Upon arriving at the hotel where every team in the entire competition (we’re talking thousands of Harvard, Stanford, and Yale sweatshirt-clad Future Lawyers of America here) was staying, my team waited in line for approximately twelve years before our room registration was all sorted out. Beware of the hotel lobby: a lot of competition sizing-up happens here, so if you want to cut an intimidating figure, don’t be the girl in leggings and an oversized sweatshirt holding a hot pink unicorn pillow pet (i.e. me). After settling into our rooms and laying out our competition clothes for the next day, my team decided to do a bit of adventuring in the city.

If you’re ever lucky enough to compete in any kind of tournament in a big city, go explore it! If there was ever a time to channel your inner Bilbo Baggins and run down the street shouting “I’m going on an adventure!” THIS is that time. My team, after momentarily getting lost in the rain, ended up at a swanky tapas restaurant where I ate what was surely two thousand calories of lobster macaroni and cheese. Needless to say, every mac and cheese I have from this point on in my life will probably be a disappointment, but the point remains: don’t stay shut up in your hotel room when there is so much fun to be had in the city.

That bit of advice standing, do get to bed at a reasonable hour. We all know the temptations of a rousing two-in-the-morning round of truth or dare, but it really is in your best interest to resist. My roommates and I…we did not resist. And we paid for it dearly, as the first day of competition began with a wakeup call at the ungodly hour of four o’clock in the morning. After choking down as much of the in-room coffee as we could handle and squeezing into pencil skirts and pumps, my roommates and I shuffled into jam-packed elevators to catch the buses that would shuttle us over to the University of Pennsylvania campus for competition.

Upon our arrival to Houstan Hall, we found a place to sit among the chaotic crowd and ate as much breakfast as we could get our hands on. It was, without a doubt, the most stressful environment in which I have ever found myself. I mean it. The AP US History exam had nothing on that kind of anxious, hyped-up crowd of ambitious high schoolers. All the worse for bleary-eyed, fatigued competitors like myself, competition sizing-up happens here as well–which brings me to the subject of The Future Lawyers of America.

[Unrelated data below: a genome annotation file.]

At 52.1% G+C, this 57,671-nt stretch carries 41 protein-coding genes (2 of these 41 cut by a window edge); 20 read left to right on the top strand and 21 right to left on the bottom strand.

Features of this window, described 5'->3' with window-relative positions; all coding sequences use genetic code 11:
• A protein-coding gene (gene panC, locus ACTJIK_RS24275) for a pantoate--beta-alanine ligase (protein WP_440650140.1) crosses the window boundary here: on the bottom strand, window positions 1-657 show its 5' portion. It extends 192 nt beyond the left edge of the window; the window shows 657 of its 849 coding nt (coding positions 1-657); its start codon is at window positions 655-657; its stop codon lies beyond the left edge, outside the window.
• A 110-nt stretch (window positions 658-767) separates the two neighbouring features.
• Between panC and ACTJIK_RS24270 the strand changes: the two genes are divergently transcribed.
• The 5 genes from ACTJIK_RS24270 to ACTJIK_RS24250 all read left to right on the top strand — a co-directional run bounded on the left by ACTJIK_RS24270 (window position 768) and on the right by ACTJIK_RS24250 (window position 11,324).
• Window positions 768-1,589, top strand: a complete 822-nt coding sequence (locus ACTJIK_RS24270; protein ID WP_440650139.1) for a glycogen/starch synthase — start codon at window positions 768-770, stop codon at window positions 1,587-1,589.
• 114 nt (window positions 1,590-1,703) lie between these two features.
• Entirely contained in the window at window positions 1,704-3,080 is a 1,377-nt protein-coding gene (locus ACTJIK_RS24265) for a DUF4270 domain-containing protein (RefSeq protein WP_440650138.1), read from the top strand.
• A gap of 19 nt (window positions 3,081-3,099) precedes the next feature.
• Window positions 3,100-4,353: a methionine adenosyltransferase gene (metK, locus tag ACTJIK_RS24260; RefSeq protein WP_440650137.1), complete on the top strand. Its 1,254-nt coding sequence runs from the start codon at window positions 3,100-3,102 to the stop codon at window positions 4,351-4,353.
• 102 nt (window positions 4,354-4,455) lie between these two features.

The Future Lawyers of America is my own term, coined for describing the most competitive of the competitive. The most elite of the elite. The most bloodthirsty of the bloodthirsty. To these kids, forensics isn’t an extracurricular. It’s a way of life. It’s a machine for paving their way to success…and a Supreme Court Chief Justiceship. Picture the number of times per week you’ve practiced your piece. Yeah, they’ve done it about fifty-seven times more. These kids tape their pieces to their shower walls to squeeze in extra practice. They record their performances and listen to them as they fall asleep. Their favorite movie is The Great Debaters. I don’t think I’ve ever seen one of them smile. In case you hadn’t noticed, I am terrified of these kids. Unluckily for us mere mortal competitors, The Future Lawyers of America also have a tendency to be extremely arrogant and judgmental. At tournaments, this means that in addition to making sure your performance is killer, you also have to dress to impress.

For gentlemen, the safest pick for tournament wear is a nice suit and tie. BAM. It’s that easy. For ladies, the dress code is a bit of a gray area. Dresses are technically allowed, but proceed with caution. Unless you want to have a real-life Elle Woods moment, I would stay away from the flashier color groups and shorter hemlines.

Really, if your objective is to blend in along with the Future Lawyers of America, your best bet is to suit up as well. And beware those Nine West pointy-toe pumps that you’ve been lusting after–they are not your friends (unless your idea of friendship includes blood running down your ankles by the end of the day). Even flats, if they’re new, can kill you by the end of competition. I learned this one the hard way at nationals. I practically crawled to fourth rounds. But don’t tell anyone.

In addition to fretting over how well you’ve practiced your piece and how sharply you’ve dressed, you also have to be mindful of how you’re going to get to your rounds in the first place. Rounds run in buildings all over campus, and you are responsible for showing up on time. For someone as directionally challenged as myself, this was nothing short of terrifying. I was handed a card with the times and locations of my rounds with a blurry, badly photocopied campus map and told by my coach “If you lose this, you are completely and totally screwed, and even though I love you, I won’t be able to help you.” Cue mild hyperventilation and a moderate amount of flailing.